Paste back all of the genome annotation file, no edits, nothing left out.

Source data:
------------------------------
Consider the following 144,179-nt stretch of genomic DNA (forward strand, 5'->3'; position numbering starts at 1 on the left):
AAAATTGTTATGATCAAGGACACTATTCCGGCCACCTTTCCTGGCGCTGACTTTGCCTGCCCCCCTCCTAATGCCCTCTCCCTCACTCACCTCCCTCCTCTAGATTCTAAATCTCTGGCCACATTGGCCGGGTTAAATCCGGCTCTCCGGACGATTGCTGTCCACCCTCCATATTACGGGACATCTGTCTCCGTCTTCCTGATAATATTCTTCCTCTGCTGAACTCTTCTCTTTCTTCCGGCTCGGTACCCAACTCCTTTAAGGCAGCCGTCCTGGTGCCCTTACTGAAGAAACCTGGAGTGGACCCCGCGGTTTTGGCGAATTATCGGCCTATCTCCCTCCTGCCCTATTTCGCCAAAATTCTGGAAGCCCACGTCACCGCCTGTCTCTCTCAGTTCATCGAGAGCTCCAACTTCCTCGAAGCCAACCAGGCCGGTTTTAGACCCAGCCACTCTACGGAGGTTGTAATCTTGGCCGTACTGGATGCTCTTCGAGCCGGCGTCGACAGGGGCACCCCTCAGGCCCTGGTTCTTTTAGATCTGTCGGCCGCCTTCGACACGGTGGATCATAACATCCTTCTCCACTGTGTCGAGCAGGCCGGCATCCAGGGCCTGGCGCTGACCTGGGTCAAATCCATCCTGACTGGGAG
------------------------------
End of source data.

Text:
Consider the following 144,179-nt stretch of genomic DNA (forward strand, 5'->3'; position numbering starts at 1 on the left):
AAAATTGTTATGATCAAGGACACTATTCCGGCCACCTTTCCTGGCGCTGACTTTGCCTGCCCCCCTCCTAATGCCCTCTCCCTCACTCACCTCCCTCCTCTAGATTCTAAATCTCTGGCCACATTGGCCGGGTTAAATCCGGCTCTCCGGACGATTGCTGTCCACCCTCCATATTACGGGACATCTGTCTCCGTCTTCCTGATAATATTCTTCCTCTGCTGAACTCTTCTCTTTCTTCCGGCTCGGTACCCAACTCCTTTAAGGCAGCCGTCCTGGTGCCCTTACTGAAGAAACCTGGAGTGGACCCCGCGGTTTTGGCGAATTATCGGCCTATCTCCCTCCTGCCCTATTTCGCCAAAATTCTGGAAGCCCACGTCACCGCCTGTCTCTCTCAGTTCATCGAGAGCTCCAACTTCCTCGAAGCCAACCAGGCCGGTTTTAGACCCAGCCACTCTACGGAGGTTGTAATCTTGGCCGTACTGGATGCTCTTCGAGCCGGCGTCGACAGGGGCACCCCTCAGGCCCTGGTTCTTTTAGATCTGTCGGCCGCCTTCGACACGGTGGATCATAACATCCTTCTCCACTGTGTCGAGCAGGCCGGCATCCAGGGCCTGGCGCTGACCTGGGTCAAATCCATCCTGACTGGGAG